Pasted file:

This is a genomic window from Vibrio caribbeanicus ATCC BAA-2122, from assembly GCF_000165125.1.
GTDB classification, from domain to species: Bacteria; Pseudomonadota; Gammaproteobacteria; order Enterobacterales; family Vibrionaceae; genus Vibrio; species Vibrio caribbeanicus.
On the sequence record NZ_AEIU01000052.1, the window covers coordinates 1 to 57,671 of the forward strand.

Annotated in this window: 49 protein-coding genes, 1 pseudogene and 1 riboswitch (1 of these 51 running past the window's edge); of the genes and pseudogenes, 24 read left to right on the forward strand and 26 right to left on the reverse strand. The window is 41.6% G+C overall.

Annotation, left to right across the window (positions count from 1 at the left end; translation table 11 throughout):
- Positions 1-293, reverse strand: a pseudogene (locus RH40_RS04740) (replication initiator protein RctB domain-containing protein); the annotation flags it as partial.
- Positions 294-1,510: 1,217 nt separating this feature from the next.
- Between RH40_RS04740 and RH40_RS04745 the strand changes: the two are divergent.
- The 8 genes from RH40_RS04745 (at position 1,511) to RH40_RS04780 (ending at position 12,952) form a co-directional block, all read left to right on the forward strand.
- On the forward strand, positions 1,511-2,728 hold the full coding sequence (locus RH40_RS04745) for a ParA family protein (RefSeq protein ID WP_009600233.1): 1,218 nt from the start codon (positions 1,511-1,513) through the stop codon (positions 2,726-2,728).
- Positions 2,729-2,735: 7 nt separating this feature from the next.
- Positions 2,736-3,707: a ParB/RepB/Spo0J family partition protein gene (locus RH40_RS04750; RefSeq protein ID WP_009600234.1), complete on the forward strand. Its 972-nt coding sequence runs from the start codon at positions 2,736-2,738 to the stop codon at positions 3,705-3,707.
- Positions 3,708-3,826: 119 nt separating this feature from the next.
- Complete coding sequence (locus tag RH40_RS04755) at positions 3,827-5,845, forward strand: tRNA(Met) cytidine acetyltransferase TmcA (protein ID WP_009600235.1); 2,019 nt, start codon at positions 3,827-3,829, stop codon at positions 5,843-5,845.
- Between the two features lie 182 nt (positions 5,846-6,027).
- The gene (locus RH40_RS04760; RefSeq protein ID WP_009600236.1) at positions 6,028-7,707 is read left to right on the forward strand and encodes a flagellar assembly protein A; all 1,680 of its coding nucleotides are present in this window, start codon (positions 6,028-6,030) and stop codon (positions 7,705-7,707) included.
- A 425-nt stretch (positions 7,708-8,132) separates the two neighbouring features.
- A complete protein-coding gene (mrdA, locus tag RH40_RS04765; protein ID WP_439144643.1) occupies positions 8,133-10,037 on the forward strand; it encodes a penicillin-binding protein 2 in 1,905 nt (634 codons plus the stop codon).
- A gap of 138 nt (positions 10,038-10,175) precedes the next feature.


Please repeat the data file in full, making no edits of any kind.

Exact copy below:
This is a genomic window from Vibrio caribbeanicus ATCC BAA-2122, from assembly GCF_000165125.1.
GTDB classification, from domain to species: Bacteria; Pseudomonadota; Gammaproteobacteria; order Enterobacterales; family Vibrionaceae; genus Vibrio; species Vibrio caribbeanicus.
On the sequence record NZ_AEIU01000052.1, the window covers coordinates 1 to 57,671 of the forward strand.

Annotated in this window: 49 protein-coding genes, 1 pseudogene and 1 riboswitch (1 of these 51 running past the window's edge); of the genes and pseudogenes, 24 read left to right on the forward strand and 26 right to left on the reverse strand. The window is 41.6% G+C overall.

Annotation, left to right across the window (positions count from 1 at the left end; translation table 11 throughout):
- Positions 1-293, reverse strand: a pseudogene (locus RH40_RS04740) (replication initiator protein RctB domain-containing protein); the annotation flags it as partial.
- Positions 294-1,510: 1,217 nt separating this feature from the next.
- Between RH40_RS04740 and RH40_RS04745 the strand changes: the two are divergent.
- The 8 genes from RH40_RS04745 (at position 1,511) to RH40_RS04780 (ending at position 12,952) form a co-directional block, all read left to right on the forward strand.
- On the forward strand, positions 1,511-2,728 hold the full coding sequence (locus RH40_RS04745) for a ParA family protein (RefSeq protein ID WP_009600233.1): 1,218 nt from the start codon (positions 1,511-1,513) through the stop codon (positions 2,726-2,728).
- Positions 2,729-2,735: 7 nt separating this feature from the next.
- Positions 2,736-3,707: a ParB/RepB/Spo0J family partition protein gene (locus RH40_RS04750; RefSeq protein ID WP_009600234.1), complete on the forward strand. Its 972-nt coding sequence runs from the start codon at positions 2,736-2,738 to the stop codon at positions 3,705-3,707.
- Positions 3,708-3,826: 119 nt separating this feature from the next.
- Complete coding sequence (locus tag RH40_RS04755) at positions 3,827-5,845, forward strand: tRNA(Met) cytidine acetyltransferase TmcA (protein ID WP_009600235.1); 2,019 nt, start codon at positions 3,827-3,829, stop codon at positions 5,843-5,845.
- Between the two features lie 182 nt (positions 5,846-6,027).
- The gene (locus RH40_RS04760; RefSeq protein ID WP_009600236.1) at positions 6,028-7,707 is read left to right on the forward strand and encodes a flagellar assembly protein A; all 1,680 of its coding nucleotides are present in this window, start codon (positions 6,028-6,030) and stop codon (positions 7,705-7,707) included.
- A 425-nt stretch (positions 7,708-8,132) separates the two neighbouring features.
- A complete protein-coding gene (mrdA, locus tag RH40_RS04765; protein ID WP_439144643.1) occupies positions 8,133-10,037 on the forward strand; it encodes a penicillin-binding protein 2 in 1,905 nt (634 codons plus the stop codon).
- A gap of 138 nt (positions 10,038-10,175) precedes the next feature.